This reading breakthrough reminds me of the first time he signed on his own. At the time, he was non-verbal, and we were all outside on a warm spring day playing. Above us, in a tree, a bird began singing. I looked at Erik, and he was standing there, under the tree, signing “bird.” Unprompted. Spontaneously. An amazing moment even greater because that sign was not one that we learned with birth-to-three therapists, over and over like many others that he still confused. He picked it up from the DVD series “Signing Times” and just applied it. Soon after, he spoke his first word ever. It was the beginning of a new developmental stage – just like this weekend’s spontaneous reading – and I am one proud mama.
Posted on January 12, 2010 by Big Universe in Uncategorized.
Tags: alternative assessments, assessment, Big Universe, hydrocephalus, learning disabilities, NCLB, Online Children's Books, Portfolio Assessments, Reading Comprehension, Special Needs, Standards of Learning, VGLA Worksheets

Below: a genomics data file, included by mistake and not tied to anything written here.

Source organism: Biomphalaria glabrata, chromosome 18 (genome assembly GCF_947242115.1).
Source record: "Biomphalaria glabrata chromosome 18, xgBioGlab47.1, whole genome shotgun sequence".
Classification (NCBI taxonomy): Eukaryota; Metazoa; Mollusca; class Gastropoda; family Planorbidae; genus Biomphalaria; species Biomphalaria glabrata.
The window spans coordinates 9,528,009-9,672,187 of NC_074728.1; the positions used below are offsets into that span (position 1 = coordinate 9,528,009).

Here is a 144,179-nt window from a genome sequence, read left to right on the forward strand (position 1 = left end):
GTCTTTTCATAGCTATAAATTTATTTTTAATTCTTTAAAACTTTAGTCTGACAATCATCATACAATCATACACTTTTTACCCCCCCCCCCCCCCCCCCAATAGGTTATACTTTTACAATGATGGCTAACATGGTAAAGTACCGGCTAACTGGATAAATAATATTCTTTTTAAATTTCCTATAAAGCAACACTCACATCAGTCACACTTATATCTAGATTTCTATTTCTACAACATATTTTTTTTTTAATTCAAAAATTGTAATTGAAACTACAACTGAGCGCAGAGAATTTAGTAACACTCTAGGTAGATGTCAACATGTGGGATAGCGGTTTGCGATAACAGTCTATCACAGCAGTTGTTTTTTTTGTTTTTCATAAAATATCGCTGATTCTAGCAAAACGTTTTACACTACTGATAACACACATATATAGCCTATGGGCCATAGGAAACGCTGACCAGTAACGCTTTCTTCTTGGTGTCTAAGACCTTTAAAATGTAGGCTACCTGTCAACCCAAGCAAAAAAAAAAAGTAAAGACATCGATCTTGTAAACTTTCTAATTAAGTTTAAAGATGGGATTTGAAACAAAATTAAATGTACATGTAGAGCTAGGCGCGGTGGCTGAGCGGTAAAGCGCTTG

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I didn’t go into to teaching for the money. No one goes into teaching for the money. I love children. Ask any teacher that stays with teaching why they do it and they’ll tell you it’s because they want to make a difference in children’s lives.
Way, way, way……..back when I first wanted to be a teacher, when I was in high school, we were being told the market was going to be over run with teachers so it wasn’t a good choice. That was all I truly ever wanted to be so that threw me into a sort of inner turmoil. I started college going towards a medical degree, changed that to English and finally left after two years when I was 20 giving up a full scholarship.